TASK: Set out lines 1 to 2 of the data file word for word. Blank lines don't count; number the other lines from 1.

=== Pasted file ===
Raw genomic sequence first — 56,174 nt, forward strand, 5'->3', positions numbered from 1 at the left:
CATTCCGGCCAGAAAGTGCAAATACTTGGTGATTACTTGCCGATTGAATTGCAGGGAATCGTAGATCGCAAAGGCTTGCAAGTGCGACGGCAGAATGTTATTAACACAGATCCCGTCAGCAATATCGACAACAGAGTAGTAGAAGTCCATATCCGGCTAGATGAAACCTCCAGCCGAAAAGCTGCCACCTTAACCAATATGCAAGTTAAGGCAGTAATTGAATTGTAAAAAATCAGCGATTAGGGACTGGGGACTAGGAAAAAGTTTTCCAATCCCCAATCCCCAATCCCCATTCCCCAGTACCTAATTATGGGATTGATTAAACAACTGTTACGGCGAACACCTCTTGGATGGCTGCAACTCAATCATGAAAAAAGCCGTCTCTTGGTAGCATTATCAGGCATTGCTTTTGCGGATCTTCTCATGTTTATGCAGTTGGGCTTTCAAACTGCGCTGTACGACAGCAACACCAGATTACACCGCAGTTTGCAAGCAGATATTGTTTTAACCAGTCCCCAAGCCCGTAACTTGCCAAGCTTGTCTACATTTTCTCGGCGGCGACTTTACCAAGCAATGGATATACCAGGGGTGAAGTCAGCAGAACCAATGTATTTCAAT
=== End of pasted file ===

Raw genomic sequence first — 56,174 nt, forward strand, 5'->3', positions numbered from 1 at the left:
CATTCCGGCCAGAAAGTGCAAATACTTGGTGATTACTTGCCGATTGAATTGCAGGGAATCGTAGATCGCAAAGGCTTGCAAGTGCGACGGCAGAATGTTATTAACACAGATCCCGTCAGCAATATCGACAACAGAGTAGTAGAAGTCCATATCCGGCTAGATGAAACCTCCAGCCGAAAAGCTGCCACCTTAACCAATATGCAAGTTAAGGCAGTAATTGAATTGTAAAAAATCAGCGATTAGGGACTGGGGACTAGGAAAAAGTTTTCCAATCCCCAATCCCCAATCCCCATTCCCCAGTACCTAATTATGGGATTGATTAAACAACTGTTACGGCGAACACCTCTTGGATGGCTGCAACTCAATCATGAAAAAAGCCGTCTCTTGGTAGCATTATCAGGCATTGCTTTTGCGGATCTTCTCATGTTTATGCAGTTGGGCTTTCAAACTGCGCTGTACGACAGCAACACCAGATTACACCGCAGTTTGCAAGCAGATATTGTTTTAACCAGTCCCCAAGCCCGTAACTTGCCAAGCTTGTCTACATTTTCTCGGCGGCGACTTTACCAAGCAATGGATATACCAGGGGTGAAGTCAGCAGAACCAATGTATTTCAAT